Hardman, Scott, Gil Tal, Thomas S. Turrentine, Jonn Axsen, George Beard, Nicolo Daina, Erik Figenbaum, Niklas Jakobsson, Alan Jenn, Patrick Jochem, Neale Kinnear, Patrick Plötz, Jose Pontes, Nazir Refa, Frances Sprei, Bert Witkamp (2017) Driving the Market for Plug-in Vehicles – Developing PEV Charging Infrastructure for Consumers. Institute of Transportation Studies, University of California, Davis, Research Report UCD-ITS-RR-17-29
Plug-in electric vehicles (PEVs) are more efficient and less polluting than internal combustion engine vehicles (ICEVs). PEVs will need to increase market shares quickly to have the most significant impact on urban air pollution, energy consumption, and climate change. PEV success is partially reliant on the development of reliable recharging infrastructure. The development of this infrastructure should be carefully considered so that it leads to increased PEV sales, increased PEV usage, and so that the infrastructure meets the needs of PEV users. PEV charging infrastructure should be developed by policymakers, OEMs, utilities, employers, housing developers, charging infrastructure companies, and any other stakeholders. Policymakers have significant opportunities in ensuring the right infrastructure is developed. Policymakers can mandate or regulate how infrastructure it deployed.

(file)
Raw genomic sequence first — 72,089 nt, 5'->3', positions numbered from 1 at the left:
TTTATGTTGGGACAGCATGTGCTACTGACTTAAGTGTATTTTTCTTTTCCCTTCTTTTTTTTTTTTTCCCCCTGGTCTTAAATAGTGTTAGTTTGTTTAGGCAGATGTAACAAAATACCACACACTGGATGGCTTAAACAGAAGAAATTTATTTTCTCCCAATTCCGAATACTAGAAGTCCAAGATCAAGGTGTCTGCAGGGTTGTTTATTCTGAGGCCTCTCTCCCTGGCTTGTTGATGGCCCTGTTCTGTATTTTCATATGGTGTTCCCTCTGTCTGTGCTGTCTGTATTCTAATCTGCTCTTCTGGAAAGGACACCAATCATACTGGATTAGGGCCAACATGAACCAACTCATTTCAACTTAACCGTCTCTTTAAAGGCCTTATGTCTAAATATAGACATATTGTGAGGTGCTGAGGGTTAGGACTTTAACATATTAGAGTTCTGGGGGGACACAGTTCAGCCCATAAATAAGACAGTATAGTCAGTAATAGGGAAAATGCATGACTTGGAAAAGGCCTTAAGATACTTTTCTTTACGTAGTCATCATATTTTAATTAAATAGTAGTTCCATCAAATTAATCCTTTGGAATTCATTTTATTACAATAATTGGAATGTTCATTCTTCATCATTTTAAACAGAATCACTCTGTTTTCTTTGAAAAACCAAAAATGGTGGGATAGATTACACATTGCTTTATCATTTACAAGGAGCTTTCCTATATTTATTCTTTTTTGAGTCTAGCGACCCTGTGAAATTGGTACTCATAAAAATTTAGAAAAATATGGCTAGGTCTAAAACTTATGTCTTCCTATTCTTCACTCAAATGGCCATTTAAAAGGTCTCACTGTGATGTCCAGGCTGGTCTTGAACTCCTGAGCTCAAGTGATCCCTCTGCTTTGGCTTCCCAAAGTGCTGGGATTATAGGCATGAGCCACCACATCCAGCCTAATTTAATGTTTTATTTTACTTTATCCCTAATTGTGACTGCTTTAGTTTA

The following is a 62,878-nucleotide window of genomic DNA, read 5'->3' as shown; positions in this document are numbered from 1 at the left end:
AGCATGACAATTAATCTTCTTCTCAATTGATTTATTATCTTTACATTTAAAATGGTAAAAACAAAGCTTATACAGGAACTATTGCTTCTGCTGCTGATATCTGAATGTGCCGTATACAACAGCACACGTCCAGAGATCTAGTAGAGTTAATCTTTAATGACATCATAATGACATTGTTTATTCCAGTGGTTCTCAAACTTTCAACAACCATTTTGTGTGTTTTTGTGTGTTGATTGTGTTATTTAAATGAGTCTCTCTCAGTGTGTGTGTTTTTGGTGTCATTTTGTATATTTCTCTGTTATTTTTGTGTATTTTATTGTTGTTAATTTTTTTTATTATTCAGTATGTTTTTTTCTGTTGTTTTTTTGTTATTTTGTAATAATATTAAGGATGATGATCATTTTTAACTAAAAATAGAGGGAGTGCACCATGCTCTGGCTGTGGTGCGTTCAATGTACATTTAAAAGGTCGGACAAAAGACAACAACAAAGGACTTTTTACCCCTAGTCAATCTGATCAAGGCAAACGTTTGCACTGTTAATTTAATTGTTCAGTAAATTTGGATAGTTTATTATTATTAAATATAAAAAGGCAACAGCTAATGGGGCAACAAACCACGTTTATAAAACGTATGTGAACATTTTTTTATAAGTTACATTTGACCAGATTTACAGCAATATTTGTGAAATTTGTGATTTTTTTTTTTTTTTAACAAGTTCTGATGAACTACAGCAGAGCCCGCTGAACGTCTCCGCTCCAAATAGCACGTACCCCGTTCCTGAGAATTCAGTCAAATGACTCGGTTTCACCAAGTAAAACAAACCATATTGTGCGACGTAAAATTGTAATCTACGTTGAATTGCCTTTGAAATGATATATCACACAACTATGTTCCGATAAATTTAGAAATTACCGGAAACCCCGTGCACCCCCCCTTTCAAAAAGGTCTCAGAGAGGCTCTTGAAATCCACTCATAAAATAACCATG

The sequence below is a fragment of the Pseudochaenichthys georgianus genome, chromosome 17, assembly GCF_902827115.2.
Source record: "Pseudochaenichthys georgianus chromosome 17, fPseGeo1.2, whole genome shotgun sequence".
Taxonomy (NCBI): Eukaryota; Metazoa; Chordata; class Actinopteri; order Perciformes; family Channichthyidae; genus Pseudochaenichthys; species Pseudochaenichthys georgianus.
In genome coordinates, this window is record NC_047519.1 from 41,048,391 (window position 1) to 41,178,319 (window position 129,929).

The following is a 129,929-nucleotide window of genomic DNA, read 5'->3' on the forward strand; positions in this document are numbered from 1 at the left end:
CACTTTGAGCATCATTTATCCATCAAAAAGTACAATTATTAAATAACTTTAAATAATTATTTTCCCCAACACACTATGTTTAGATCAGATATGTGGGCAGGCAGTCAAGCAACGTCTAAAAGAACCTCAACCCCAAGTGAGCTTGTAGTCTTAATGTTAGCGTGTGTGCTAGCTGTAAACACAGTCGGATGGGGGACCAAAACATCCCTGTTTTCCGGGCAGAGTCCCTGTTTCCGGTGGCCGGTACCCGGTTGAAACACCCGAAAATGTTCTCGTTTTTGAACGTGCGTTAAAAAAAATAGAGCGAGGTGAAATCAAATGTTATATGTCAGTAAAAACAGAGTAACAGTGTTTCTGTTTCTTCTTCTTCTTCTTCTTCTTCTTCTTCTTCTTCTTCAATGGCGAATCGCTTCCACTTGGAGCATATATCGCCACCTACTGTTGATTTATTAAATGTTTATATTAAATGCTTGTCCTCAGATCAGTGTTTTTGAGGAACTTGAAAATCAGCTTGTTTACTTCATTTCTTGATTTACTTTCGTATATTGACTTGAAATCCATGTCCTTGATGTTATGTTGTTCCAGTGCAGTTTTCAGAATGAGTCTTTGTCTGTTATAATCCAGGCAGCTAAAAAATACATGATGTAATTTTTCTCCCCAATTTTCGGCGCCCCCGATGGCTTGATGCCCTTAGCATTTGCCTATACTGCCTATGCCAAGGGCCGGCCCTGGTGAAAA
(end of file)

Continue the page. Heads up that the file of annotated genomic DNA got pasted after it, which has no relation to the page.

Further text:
This guide provides policymakers and stakeholders with the information they need to understand considerations for the development of infrastructure to support PEV market development. The guide provides information on charging levels, charge points, location, charge point access and payment, recharging costs, considerations for households with on street parking, the number of charging stations, charge point dependability, charge management, and implications for public transit.
International EV Policy Council Policy Brief